Preaching — a Heartbeat away from Washington, D.C.

I am proud of my heritage and fond of telling visitors on my tours at the Library of Congress, that I am a sixth generation Washingtonian. As in D.C. While others move in and out of the city, with each passing administration, the Peacocks have stayed here from one decade to the next.

I believe this is so because we have never worked for the government or been in politics. We are the ordinary working people who love and call the District of Columbia home.

This does not mean that we have never been political, of course. I was raised by a Jesuit educated, Rockefeller Republican father. Dr. Peacock preached fiscal responsibility and championed civil rights. I myself am an aging hippie, who skipped school to protest the Vietnam War. A year shy of voting age, I rallied for George McGovern — who, as we all know, lost in a landslide to “Tricky Dick” Nixon.

I’ve lived in Alexandria, Virginia for over thirty years now, in the shadow of my beloved hometown. Alexandria has sometimes (mostly fondly) been called “The People’s Republic of Alexandria” — a predominantly blue bubble in what has become a purple state.

I am comfortable here, maybe a little too comfortable. My bleeding heart liberal politics are rarely challenged in my own backyard. And as preacher and pastor, in the pulpit I try to own that. I try to be honest and not self-righteously holier than thou. As if, Democrats had a monopoly on holier-than-thou. Far from it.

I serve a congregation whose bread and butter relies on both government and politics. While I discern the politics in our pews skew center-left, I am grateful that they are balanced with faithful folks on the right side of the aisle.

Politely, we Episcopalians believe that we check our politics at the church door. For middle child and peacemaker me, this has been a comfy place to be. Again, maybe too comfy.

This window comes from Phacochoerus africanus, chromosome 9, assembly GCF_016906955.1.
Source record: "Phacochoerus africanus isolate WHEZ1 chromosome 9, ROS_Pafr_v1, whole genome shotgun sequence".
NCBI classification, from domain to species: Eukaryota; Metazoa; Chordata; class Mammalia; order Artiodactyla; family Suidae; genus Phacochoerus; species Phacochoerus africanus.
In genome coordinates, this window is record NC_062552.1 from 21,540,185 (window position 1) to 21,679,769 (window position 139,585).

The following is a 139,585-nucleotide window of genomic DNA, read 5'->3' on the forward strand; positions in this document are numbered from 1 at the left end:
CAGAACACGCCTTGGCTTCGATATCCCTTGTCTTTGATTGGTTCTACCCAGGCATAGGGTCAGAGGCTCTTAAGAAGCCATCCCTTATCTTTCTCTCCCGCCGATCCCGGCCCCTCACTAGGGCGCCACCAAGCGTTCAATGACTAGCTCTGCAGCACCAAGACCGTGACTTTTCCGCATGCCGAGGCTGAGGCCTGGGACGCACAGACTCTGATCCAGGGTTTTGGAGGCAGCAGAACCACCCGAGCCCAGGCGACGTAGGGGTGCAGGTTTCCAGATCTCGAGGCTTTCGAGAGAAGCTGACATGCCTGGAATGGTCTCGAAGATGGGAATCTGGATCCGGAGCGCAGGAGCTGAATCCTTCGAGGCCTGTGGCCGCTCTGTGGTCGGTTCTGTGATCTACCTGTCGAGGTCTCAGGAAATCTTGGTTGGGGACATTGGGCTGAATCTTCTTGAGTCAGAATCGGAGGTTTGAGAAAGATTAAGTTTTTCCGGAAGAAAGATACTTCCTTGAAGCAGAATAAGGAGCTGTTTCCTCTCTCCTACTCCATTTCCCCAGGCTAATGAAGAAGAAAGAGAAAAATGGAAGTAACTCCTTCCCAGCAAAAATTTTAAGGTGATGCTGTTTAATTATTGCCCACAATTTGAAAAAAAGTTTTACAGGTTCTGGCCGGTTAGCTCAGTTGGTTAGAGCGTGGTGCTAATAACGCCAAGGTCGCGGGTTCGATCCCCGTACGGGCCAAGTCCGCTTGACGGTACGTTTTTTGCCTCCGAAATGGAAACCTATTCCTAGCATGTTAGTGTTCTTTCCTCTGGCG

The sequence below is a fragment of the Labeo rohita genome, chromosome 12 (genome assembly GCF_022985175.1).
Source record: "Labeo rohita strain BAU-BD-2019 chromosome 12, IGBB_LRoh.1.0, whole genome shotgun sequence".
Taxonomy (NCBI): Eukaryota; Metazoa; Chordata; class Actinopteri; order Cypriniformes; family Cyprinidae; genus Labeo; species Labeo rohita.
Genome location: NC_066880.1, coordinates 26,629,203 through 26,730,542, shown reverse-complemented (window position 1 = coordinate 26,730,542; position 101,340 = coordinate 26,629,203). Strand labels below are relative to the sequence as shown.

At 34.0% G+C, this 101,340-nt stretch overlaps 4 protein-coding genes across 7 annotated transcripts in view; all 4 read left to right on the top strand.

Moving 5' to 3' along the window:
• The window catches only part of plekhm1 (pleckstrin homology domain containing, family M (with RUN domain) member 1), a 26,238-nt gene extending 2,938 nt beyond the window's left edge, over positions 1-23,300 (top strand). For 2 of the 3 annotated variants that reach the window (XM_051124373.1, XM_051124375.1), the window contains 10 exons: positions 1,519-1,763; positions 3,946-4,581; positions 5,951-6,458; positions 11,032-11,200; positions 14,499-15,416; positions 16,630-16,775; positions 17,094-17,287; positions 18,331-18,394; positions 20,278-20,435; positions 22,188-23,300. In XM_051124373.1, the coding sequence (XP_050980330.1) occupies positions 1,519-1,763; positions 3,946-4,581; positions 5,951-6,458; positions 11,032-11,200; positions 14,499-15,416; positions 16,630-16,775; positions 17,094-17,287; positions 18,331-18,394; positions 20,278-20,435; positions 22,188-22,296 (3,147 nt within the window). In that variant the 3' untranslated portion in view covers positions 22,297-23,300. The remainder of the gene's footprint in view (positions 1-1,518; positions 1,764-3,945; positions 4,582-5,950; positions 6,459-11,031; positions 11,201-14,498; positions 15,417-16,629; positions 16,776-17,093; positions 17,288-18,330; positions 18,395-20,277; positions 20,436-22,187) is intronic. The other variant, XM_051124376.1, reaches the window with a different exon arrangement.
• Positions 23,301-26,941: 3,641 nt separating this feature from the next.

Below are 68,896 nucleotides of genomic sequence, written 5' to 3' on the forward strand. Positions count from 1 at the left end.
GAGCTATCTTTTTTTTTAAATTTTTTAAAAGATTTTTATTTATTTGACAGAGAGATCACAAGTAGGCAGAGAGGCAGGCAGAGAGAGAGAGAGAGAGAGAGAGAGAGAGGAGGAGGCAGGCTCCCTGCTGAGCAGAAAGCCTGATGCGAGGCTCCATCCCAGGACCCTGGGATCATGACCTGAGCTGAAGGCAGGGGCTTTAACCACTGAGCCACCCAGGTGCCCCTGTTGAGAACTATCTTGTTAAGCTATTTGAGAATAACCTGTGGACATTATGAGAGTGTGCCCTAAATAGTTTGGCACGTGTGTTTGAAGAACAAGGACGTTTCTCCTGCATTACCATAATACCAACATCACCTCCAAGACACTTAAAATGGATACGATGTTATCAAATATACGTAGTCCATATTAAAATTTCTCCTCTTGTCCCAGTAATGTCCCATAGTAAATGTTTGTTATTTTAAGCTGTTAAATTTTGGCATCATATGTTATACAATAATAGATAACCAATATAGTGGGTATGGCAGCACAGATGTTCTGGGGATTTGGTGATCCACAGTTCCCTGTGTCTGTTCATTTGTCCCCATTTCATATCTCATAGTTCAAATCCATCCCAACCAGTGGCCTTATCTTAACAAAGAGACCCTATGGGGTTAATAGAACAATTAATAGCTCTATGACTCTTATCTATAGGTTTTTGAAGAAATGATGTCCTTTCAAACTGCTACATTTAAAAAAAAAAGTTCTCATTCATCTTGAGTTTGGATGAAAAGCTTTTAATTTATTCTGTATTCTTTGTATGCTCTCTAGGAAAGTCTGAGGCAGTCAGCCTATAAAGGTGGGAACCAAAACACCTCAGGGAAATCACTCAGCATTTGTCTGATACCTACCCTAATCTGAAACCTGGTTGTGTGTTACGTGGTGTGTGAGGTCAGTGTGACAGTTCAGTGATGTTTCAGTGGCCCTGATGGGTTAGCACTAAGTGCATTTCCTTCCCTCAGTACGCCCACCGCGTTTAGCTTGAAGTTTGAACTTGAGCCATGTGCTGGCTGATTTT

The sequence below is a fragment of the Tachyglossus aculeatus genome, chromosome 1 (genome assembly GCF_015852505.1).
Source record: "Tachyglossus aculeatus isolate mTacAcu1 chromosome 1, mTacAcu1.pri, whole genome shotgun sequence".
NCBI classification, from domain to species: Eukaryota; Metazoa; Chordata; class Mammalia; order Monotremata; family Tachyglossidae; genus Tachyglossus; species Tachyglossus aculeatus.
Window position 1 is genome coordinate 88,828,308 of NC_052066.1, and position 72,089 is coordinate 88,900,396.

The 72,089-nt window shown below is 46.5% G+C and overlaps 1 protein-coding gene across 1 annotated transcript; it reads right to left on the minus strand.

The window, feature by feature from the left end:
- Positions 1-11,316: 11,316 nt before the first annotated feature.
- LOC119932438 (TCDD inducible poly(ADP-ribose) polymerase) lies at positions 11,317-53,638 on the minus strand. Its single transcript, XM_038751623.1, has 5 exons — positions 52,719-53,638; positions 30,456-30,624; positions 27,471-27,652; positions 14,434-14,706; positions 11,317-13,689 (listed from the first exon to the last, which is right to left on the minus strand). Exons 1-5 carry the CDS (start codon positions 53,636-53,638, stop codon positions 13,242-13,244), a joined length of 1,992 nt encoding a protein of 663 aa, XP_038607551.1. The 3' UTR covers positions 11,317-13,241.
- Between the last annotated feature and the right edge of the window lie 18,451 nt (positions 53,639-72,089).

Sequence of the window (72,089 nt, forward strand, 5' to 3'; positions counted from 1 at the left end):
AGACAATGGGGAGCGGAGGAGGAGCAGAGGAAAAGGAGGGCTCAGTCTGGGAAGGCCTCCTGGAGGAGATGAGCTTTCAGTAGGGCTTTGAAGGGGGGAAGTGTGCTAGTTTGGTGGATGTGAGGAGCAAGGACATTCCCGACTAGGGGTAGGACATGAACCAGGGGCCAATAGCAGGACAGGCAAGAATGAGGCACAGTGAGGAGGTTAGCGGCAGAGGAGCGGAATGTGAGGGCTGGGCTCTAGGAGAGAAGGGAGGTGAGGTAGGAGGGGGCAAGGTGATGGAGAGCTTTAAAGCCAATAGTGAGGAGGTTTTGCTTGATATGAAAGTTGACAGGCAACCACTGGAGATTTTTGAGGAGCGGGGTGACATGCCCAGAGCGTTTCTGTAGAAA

I took a vow to preach the Gospel, not apologize for it.

St Bernard preaching in the public square.

The theologian Reinhold Niebuhr famously said he hoped his “preaching would comfort the afflicted and afflict the comfortable.” Not his own words exactly, Niebuhr was paraphrasing a Chicago journalist. In 1902, “Finley Peter Dunne wrote a column in the ‘everyman voice’ of fictional Mr. Dooley — a satiric ode to newspapers’ important place in society.” Dunne regularly critiqued Theodore Roosevelt and the President loved it, often sharing the commentary during his cabinet meetings.

Though public and political in its origins, the quote has a very biblical ring to it.

Reinhold Niebuhr picked it up in the aftermath of the atrocities of World War II. William Sloane Coffin Jr. used it as an anti-war rallying cry. Martin Marty, the Lutheran theologian, quotes the journalist to emphasize that in a me-first-world, God will be just as just with the rich, as he is merciful to the poor.

All three of these religious thinkers are staking a claim in the political sphere. Jesus did not preach in a vacuum. He challenged the corrupt powers and principalities of his day, who preyed on the outcaste and destitute.

Kingdom of God language is political language.

Which brings me to the political firestorm in which we find ourselves now.

In my 25 years of ordained ministry, five presidential elections have come and gone. And now in 2020, here comes the sixth. From the pulpit, I have never told anyone who to vote for. Democrats and Republicans, in many ways, have seemed virtually interchangeable — just leaning in a different direction every four to eight years. Brazen partisanship, I believe, does not have a place in the pulpit. But that does not mean that the policies of politicians and elected officials – aspirational or real — cannot be critiqued in church.

In fact, I took a vow to do just that. I took a vow to preach both love of God and love of neighbor. I took a vow to speak the truth in love.

Rabbi James Prosnit, last year, preached much the same on Rosh Hashanah morning:

I’ve tried never to be partisan. But as I’ve suggested to some, my rabbinic role requires me to be political — particularly when the Jewish values on issues are so clear in my mind. When it comes to God’s earth and this planet, Judaism has some things to say. When it comes to societal inequalities… our tradition reminds us that with privilege comes responsibility. And when it comes to something like immigration and refugee status, not only our texts, but our history and experience as Jews has a lot to teach those in power.”

Inheritors of the prophetic tradition, this is just as true for Christians, as it is for Jews. Just as true for this Episcopal priest, as it is for the rabbi.

And in this poisonous milieu, where we currently stew, Rabbi Prosnit continues,

The present mindset purposefully and blatantly exploits divisions by what we tweet, and by the names used to call out or belittle someone we disagree with.”